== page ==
Talk stems are sentence starters that structure and guide the expression of thinking. Student classroom talk is a critical aspect of successful learning, engagement and ownership, vocabulary acquisition, reading comprehension, writing development, and critical thinking. There is a strategic difference between "telling students to talk" and establishing a purpose and expectations for student discourse. Students need to know the purpose for each engagement and the behavioral and rigor expectations for their discussions. Additionally, students must be given repeated scaffolded opportunities to practice academic talk. Explore the resources to learn about the different types of student talk, which meet specific academic and vocabulary objectives, as well as a wide variety of differentiation strategies to support all students in engaging in meaningful academic and accountable talk opportunities.
1. Select/create a few sentence stems to meet content objectives. For example, for students to explain, justify, or defend their thinking:
I think this because....
My main reason for thinking this is....
The most important reason this is true is....
2. Test your sentence stems by formulating questions of your own to prompt student use of sentence stems.
Note these where you'll have them handy, such as in your lesson plan or lesson notes or on an anchor chart.
3. Always state a purpose for a student conversation. For example, "I want you to summarize what you just read and tell your partner." Make sure the sentence stems you provide for students matches the purpose of the talk.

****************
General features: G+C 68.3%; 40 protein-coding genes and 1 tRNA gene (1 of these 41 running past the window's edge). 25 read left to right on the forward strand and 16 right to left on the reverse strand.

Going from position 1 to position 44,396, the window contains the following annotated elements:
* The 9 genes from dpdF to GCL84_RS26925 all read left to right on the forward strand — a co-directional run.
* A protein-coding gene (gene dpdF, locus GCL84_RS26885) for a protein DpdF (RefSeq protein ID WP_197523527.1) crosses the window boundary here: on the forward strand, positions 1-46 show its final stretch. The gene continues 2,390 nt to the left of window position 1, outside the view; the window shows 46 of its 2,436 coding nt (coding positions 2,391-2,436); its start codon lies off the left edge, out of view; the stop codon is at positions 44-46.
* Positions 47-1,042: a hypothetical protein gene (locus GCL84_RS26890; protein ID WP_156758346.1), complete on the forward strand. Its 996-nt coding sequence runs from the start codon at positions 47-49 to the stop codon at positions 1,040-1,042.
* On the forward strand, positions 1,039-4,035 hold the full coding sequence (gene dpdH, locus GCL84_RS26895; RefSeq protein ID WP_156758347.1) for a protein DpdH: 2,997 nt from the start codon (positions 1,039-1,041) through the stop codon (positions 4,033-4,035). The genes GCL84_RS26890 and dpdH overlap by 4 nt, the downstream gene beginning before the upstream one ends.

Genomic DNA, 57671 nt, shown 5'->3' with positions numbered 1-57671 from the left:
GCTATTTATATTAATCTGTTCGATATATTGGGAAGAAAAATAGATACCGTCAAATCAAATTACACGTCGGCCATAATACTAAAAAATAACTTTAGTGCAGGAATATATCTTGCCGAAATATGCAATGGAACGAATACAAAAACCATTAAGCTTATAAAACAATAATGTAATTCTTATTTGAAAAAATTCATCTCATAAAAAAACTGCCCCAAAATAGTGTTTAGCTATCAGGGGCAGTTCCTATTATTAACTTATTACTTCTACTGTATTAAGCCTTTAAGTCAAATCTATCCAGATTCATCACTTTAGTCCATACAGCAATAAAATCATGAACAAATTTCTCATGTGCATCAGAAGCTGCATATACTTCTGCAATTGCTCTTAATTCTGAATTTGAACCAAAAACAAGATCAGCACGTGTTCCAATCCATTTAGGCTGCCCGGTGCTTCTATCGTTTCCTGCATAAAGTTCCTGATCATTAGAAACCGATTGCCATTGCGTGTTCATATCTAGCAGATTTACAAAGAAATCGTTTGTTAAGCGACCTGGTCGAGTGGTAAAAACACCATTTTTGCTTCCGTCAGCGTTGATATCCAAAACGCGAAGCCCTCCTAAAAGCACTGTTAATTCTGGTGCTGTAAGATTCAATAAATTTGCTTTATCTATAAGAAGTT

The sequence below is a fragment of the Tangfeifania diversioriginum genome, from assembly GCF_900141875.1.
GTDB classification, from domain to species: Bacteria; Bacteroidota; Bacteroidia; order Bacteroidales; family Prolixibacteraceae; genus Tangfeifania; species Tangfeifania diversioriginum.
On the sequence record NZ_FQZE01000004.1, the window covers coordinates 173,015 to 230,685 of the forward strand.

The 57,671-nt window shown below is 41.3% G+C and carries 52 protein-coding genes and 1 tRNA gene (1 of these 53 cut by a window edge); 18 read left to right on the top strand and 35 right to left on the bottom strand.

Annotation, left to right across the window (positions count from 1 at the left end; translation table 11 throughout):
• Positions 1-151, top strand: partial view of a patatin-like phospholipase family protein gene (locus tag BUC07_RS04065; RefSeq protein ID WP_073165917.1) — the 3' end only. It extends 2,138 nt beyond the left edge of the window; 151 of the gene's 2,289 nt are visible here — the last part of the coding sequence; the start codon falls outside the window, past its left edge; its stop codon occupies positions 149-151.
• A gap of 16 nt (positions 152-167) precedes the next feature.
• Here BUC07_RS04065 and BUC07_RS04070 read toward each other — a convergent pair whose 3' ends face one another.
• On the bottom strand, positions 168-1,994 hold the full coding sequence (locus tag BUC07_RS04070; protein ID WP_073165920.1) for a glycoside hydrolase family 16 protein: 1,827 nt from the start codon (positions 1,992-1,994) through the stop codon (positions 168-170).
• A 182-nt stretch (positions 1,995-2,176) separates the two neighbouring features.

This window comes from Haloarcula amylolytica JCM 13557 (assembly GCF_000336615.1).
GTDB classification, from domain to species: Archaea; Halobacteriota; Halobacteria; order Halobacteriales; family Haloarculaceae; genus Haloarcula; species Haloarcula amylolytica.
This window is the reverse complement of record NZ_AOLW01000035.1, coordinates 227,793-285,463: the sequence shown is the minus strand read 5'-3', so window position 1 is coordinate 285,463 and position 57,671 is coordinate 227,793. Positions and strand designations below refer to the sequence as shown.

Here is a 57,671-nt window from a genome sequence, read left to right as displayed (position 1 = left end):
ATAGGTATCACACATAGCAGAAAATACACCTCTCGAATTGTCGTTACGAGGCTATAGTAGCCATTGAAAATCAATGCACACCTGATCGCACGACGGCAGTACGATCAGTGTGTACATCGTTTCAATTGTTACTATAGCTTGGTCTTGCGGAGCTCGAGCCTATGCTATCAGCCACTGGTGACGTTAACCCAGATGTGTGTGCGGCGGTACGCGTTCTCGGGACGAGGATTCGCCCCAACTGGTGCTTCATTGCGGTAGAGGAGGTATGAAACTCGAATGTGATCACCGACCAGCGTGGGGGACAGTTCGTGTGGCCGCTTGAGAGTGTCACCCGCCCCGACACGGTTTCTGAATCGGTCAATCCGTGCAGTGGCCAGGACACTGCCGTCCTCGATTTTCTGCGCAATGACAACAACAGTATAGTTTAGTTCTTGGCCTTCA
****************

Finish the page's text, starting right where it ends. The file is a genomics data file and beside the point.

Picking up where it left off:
4. The first time you use sentence stems, introduce and model using sentence stems with a peer or student. Part of this process includes modeling the acceptance of feedback.
Have students first observe and share what they noticed.
What did you see us doing?
What did you hear?
How do you think it felt for the person listening? For the person talking?
Have students practice with a partner, while you observe. Try not to intervene or help.
Debrief the strategy with students.
What didn't work?
What can be done to improve our talk?
5. Create greater talk accountability by closing with a share out, asking students what their partner or another group member said.
6. Prior to the next accountable and/or academic talk, quickly review the previous reflection as well as the talk stems.
Continue using Step 4 until students are experienced using accountable talk stems.
Return to Step 4 at any point when students might be struggling. This often occurs when the rigor of the questions increases.
Peer feedback stems guide students in giving and responding to feedback.
The student using talk stems to provide feedback is guided to select specific information or to dig into their thinking in order to fulfill the specificity of the sentence stem, thus upping the rigor of the learning experience.
The student who is responding to the feedback is provided with meaningful, timely feedback that allows them to revise their thinking and work, thus growing their understanding. Also, the student responding to feedback can use sentences stems to ask for greater specificity, examples, or to disagree, so that they can interpret and act on the feedback.